Today we launch our report Empowering students and clinicians with data, the culmination of a two-year partnership between Shift and Alphabet’s moonshot factory, X. We took on this project in 2018 based on a deep commitment to and passion for supporting the mental health of people across the UK, and as part of our ambition to ensure that mental health science and tech are built on human principles.
We can hire more and more counsellors, but it’s like putting a funnel into the end of a firehose.
Student Mental Health Researcher
As part of this work, a large focus was on student mental health, looking at the role of technology and data in supporting a crisis faced by both students and universities. At the time of the research, student mental health was itself a global pandemic, with diagnosis, under-diagnosis and low access to care at critical rates.
Now, we publish this work as Covid-19 exacerbates the crisis, putting pressure on entire college systems, as well as on students and clinicians themselves. The NUS recently reported that more than 50% of students in the UK say their mental health has declined since the Covid pandemic began.
By focusing on the experiences and perspectives of students and clinicians with experience of college mental health systems, our aim was to understand the current dynamics at play and to pinpoint valuable roles for emerging technology.
I can lie to you and me about what I am feeling, but I can’t change what is happening in my brain.
Our research benefitted from having a focal point in Project Amber, X’s early-stage moonshot which was exploring the validity of an objective measure for mental health. This hook provided a rich vehicle for exploration and allowed us to have deep, exploratory and intimate conversations about what’s working and what’s broken in student mental health.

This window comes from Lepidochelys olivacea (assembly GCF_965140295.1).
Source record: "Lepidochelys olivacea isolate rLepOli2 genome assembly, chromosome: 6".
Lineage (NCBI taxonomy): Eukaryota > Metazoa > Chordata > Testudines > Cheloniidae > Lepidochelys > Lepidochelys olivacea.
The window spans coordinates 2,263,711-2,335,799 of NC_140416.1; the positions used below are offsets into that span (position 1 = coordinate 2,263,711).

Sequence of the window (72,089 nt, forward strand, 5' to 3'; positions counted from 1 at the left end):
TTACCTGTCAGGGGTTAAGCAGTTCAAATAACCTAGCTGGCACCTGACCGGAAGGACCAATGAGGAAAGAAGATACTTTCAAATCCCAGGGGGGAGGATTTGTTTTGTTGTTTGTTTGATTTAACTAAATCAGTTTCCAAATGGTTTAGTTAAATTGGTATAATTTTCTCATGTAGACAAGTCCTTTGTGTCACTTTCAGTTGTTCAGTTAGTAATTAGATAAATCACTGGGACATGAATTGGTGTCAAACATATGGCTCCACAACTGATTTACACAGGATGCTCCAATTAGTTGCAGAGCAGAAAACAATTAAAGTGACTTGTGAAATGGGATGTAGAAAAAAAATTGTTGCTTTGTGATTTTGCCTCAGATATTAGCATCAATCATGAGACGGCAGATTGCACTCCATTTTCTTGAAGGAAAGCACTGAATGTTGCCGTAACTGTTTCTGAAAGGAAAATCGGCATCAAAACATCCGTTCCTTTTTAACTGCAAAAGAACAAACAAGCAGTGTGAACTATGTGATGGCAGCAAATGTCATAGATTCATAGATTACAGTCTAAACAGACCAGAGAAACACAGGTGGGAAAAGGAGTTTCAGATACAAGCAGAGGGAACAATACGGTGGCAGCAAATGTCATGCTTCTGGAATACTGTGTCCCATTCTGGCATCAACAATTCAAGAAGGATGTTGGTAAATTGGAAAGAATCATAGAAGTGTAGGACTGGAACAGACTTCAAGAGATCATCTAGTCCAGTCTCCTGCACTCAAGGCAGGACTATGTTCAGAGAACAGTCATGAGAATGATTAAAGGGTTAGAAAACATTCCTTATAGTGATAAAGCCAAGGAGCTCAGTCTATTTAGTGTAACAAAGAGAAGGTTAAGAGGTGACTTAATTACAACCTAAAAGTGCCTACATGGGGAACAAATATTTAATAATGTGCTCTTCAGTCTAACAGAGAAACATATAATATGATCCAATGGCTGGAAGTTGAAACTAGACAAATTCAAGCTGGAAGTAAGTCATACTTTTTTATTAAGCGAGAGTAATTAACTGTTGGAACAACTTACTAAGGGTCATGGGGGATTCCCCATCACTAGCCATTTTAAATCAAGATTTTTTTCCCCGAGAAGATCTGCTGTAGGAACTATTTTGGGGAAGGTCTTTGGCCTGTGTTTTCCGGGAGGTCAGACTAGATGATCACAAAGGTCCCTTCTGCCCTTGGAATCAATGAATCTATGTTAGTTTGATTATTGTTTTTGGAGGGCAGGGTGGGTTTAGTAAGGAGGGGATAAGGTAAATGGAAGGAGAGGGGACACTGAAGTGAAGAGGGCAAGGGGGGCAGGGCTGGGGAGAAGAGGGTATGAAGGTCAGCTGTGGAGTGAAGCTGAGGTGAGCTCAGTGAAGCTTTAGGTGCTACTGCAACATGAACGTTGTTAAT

At the heart of what we found is a deep need for innovation and a vital role for bringing humans and tech together in one of the world’s most intimate spaces – the counselling room. What we heard from students and clinicians alike was that it’s vital to stop operating in the binary. We must explore instead the role of both human and machine, both subjective and objective, both relationship and measurement. Innovators in student mental health must embrace plurality and accept that progress can look like more than one thing.
The recommendations surfaced by our research, shown below, speak to this mindset. They underline the need to bring data into the mental health support space from different sources, in different but complementary ways, and – crucially – giving students and clinicians a sense of shared control.
Overall, this work is a welcome reminder of the importance of deep, meaningful engagement with the public in mental health research and technology. The team at X embraced the voices and complexity of their users throughout, building these into their multi-disciplinary approach and learning. This is of course something we hope to see more of across the sector and continue to support in our own work, based on the belief that putting humans at the heart of innovation can lead to real impact – in student mental health and beyond.